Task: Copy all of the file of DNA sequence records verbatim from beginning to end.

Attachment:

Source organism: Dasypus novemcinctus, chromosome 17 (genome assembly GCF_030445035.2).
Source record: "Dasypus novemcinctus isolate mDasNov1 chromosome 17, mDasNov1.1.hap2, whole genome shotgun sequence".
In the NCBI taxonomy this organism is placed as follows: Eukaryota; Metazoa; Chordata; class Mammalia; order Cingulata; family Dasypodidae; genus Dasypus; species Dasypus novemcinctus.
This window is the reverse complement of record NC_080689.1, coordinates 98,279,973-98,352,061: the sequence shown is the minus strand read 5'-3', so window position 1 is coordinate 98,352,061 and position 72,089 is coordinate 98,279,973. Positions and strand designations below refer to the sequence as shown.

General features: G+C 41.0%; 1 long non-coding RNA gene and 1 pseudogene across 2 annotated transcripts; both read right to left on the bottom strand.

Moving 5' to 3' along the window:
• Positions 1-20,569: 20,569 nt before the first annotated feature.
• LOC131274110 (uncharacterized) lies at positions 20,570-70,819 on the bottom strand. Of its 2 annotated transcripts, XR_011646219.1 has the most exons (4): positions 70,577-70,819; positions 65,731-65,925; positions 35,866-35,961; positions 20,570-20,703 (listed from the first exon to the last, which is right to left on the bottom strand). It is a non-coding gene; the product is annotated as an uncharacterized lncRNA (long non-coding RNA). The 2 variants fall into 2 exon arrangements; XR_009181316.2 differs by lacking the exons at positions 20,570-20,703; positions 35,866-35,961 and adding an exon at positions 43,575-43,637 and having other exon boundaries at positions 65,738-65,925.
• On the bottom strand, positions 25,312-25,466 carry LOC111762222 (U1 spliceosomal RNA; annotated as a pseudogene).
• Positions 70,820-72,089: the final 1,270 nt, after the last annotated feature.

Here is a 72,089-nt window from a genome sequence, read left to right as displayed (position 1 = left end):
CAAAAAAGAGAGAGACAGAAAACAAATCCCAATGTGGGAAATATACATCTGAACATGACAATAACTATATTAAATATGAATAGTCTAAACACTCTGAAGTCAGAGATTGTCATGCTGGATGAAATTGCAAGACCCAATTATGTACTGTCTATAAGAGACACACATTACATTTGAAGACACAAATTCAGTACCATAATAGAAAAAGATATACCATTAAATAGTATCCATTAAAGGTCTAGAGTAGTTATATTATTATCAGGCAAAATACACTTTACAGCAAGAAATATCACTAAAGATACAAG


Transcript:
Source organism: Dasypus novemcinctus, chromosome 17 (genome assembly GCF_030445035.2).
Source record: "Dasypus novemcinctus isolate mDasNov1 chromosome 17, mDasNov1.1.hap2, whole genome shotgun sequence".
In the NCBI taxonomy this organism is placed as follows: Eukaryota; Metazoa; Chordata; class Mammalia; order Cingulata; family Dasypodidae; genus Dasypus; species Dasypus novemcinctus.
This window is the reverse complement of record NC_080689.1, coordinates 98,279,973-98,352,061: the sequence shown is the minus strand read 5'-3', so window position 1 is coordinate 98,352,061 and position 72,089 is coordinate 98,279,973. Positions and strand designations below refer to the sequence as shown.

General features: G+C 41.0%; 1 long non-coding RNA gene and 1 pseudogene across 2 annotated transcripts; both read right to left on the bottom strand.

Moving 5' to 3' along the window:
• Positions 1-20,569: 20,569 nt before the first annotated feature.
• LOC131274110 (uncharacterized) lies at positions 20,570-70,819 on the bottom strand. Of its 2 annotated transcripts, XR_011646219.1 has the most exons (4): positions 70,577-70,819; positions 65,731-65,925; positions 35,866-35,961; positions 20,570-20,703 (listed from the first exon to the last, which is right to left on the bottom strand). It is a non-coding gene; the product is annotated as an uncharacterized lncRNA (long non-coding RNA). The 2 variants fall into 2 exon arrangements; XR_009181316.2 differs by lacking the exons at positions 20,570-20,703; positions 35,866-35,961 and adding an exon at positions 43,575-43,637 and having other exon boundaries at positions 65,738-65,925.
• On the bottom strand, positions 25,312-25,466 carry LOC111762222 (U1 spliceosomal RNA; annotated as a pseudogene).
• Positions 70,820-72,089: the final 1,270 nt, after the last annotated feature.

Here is a 72,089-nt window from a genome sequence, read left to right as displayed (position 1 = left end):
CAAAAAAGAGAGAGACAGAAAACAAATCCCAATGTGGGAAATATACATCTGAACATGACAATAACTATATTAAATATGAATAGTCTAAACACTCTGAAGTCAGAGATTGTCATGCTGGATGAAATTGCAAGACCCAATTATGTACTGTCTATAAGAGACACACATTACATTTGAAGACACAAATTCAGTACCATAATAGAAAAAGATATACCATTAAATAGTATCCATTAAAGGTCTAGAGTAGTTATATTATTATCAGGCAAAATACACTTTACAGCAAGAAATATCACTAAAGATACAAG